While they may resemble warts, they are not the same thing. Generally, you cannot catch a skin tag from someone else (or give it to them). And while warts usually appear as rough bumps, skin tags tend to be smooth and flat as they hang from their stalk (or peduncle).
Skin tags are common benign skin growths. Skin tags are made of collagen fibers and blood vessels that surround fat cells, surrounded by a thin piece of skin. They can either be attached to the skin by a small stalk called a peduncle or can be flush with the surface of the skin.
Skin tags are usually flesh-colored but can appear brown depending on their location. Most commonly, they occur in areas of friction such as underarms, groin area, eyelids and neck. If you have had one skin tag, you are more likely to develop more in the future.
Skin tags are not cancerous but can become irritated if they are rubbed against clothing or jewelry. In rare cases, they can become infected if left untreated. Persistent itching or bleeding should be examined by your dermatologist as these may be signs of an infection or other skin condition.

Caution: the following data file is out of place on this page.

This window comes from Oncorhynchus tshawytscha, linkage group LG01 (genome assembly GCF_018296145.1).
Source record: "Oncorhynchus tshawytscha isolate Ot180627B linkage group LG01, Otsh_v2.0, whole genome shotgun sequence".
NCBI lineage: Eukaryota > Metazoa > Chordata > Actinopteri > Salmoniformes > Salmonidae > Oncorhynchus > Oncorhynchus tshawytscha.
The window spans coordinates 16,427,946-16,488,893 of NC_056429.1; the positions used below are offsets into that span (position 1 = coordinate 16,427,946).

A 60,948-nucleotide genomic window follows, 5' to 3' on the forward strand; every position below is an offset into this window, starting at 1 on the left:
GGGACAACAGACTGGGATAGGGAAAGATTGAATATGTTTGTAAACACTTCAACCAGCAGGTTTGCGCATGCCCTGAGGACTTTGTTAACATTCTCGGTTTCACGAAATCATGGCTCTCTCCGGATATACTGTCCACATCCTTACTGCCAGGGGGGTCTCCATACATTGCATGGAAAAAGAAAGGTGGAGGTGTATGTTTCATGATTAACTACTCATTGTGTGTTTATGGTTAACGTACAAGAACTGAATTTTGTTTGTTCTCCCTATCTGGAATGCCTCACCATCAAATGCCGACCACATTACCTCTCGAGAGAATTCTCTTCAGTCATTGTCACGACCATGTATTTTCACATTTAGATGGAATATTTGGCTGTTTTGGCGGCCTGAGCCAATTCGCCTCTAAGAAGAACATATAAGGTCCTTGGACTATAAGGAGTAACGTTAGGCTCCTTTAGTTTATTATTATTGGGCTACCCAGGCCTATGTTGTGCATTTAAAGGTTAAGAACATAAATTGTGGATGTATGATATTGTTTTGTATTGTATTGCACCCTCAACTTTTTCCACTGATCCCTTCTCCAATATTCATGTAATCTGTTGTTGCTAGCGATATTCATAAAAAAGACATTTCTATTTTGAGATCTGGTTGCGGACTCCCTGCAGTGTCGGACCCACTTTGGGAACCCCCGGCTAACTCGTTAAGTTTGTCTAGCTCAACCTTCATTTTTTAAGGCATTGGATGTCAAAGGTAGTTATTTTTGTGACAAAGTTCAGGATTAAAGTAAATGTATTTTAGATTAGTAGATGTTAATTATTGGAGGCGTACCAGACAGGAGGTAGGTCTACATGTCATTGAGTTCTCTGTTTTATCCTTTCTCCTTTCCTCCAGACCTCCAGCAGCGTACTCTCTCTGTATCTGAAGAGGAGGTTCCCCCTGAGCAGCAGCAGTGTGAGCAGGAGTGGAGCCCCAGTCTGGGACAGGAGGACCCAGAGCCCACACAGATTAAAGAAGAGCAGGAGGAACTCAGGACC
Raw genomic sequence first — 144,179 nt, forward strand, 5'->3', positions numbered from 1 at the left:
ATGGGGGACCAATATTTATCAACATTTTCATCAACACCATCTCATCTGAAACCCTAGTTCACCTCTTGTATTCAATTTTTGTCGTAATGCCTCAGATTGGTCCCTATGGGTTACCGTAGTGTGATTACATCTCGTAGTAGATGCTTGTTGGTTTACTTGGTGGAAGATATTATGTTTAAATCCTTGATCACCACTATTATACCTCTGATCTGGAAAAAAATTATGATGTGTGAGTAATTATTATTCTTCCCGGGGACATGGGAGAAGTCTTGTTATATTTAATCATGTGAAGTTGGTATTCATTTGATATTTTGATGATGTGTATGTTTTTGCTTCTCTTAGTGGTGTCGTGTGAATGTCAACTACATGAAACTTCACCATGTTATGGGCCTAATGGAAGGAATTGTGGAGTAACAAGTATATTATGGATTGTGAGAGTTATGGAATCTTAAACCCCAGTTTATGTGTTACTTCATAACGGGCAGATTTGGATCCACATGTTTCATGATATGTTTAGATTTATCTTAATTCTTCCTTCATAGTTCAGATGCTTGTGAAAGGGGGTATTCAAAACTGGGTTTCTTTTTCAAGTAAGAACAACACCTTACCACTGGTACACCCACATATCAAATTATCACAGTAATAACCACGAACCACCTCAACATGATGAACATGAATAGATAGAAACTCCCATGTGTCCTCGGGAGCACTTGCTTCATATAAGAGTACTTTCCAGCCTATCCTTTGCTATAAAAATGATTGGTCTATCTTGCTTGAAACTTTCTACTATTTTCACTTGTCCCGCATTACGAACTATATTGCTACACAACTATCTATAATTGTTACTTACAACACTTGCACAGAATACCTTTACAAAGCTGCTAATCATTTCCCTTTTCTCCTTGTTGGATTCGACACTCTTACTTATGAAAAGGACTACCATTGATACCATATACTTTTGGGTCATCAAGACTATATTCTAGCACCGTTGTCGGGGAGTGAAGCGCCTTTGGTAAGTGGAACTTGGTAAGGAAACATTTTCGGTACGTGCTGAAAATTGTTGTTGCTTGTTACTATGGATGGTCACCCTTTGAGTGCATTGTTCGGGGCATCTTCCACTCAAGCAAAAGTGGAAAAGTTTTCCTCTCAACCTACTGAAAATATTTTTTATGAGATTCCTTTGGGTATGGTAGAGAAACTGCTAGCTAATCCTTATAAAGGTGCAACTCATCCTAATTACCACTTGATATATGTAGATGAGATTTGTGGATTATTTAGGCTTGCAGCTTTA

The medical term for a skin tag is acrochordon and they often occur in multiples and vary in size from 1mm to 5cm (1/4 inch to 2 inches). They tend to appear in older adults and those who are overweight and pregnant women are also at risk for developing them due to hormonal changes.
By definition, skin tags are benign (non-cancerous) growths of the skin. They are usually very small (pea size or smaller), but can grow to be as large as a grape.
Skin tags are most common in individuals who are overweight or who have diabetes. They may occur anywhere on the body, but are most commonly found under the arms, around the neck and chest, and in the groin folds.